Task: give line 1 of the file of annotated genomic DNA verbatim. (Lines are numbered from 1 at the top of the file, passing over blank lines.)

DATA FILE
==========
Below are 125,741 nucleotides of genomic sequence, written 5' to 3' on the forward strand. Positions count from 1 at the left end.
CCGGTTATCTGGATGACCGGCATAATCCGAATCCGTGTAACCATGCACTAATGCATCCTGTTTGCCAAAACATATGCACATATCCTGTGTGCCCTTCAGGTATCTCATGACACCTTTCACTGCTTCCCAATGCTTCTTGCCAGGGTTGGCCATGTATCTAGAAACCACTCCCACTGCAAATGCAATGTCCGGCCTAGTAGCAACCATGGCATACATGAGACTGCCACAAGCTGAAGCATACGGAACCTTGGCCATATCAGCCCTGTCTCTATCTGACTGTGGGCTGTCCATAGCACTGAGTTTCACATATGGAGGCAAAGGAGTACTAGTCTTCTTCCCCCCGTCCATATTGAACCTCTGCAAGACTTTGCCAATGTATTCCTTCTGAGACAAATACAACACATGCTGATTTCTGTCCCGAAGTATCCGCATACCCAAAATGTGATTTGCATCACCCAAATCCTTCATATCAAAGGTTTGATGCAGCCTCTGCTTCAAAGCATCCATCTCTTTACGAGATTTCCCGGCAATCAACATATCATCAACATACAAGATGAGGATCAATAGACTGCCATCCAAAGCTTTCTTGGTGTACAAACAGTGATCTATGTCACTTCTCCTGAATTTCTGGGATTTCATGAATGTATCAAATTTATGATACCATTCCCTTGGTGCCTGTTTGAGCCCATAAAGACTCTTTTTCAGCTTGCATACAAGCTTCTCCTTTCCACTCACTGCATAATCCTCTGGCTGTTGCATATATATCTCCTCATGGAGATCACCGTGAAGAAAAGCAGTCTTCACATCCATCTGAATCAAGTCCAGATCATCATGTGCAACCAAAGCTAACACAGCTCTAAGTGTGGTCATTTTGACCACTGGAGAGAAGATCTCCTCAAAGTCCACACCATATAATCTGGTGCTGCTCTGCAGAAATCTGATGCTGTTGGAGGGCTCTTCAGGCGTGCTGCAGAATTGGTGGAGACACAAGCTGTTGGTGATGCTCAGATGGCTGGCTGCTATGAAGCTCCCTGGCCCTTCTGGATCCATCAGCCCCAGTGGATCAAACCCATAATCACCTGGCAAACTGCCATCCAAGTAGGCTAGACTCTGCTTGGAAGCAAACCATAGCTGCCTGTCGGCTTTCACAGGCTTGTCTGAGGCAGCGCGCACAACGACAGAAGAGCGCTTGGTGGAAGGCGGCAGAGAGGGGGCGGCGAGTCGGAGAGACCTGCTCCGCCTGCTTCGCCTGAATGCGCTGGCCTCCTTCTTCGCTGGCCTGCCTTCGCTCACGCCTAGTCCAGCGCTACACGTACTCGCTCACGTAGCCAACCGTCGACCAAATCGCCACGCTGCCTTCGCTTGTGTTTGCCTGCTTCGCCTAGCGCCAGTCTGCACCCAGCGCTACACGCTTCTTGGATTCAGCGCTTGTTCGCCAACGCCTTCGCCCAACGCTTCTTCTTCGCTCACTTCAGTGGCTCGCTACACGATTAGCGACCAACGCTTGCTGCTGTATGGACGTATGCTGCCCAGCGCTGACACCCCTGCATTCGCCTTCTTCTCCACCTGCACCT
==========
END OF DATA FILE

Below are 125,741 nucleotides of genomic sequence, written 5' to 3' on the forward strand. Positions count from 1 at the left end.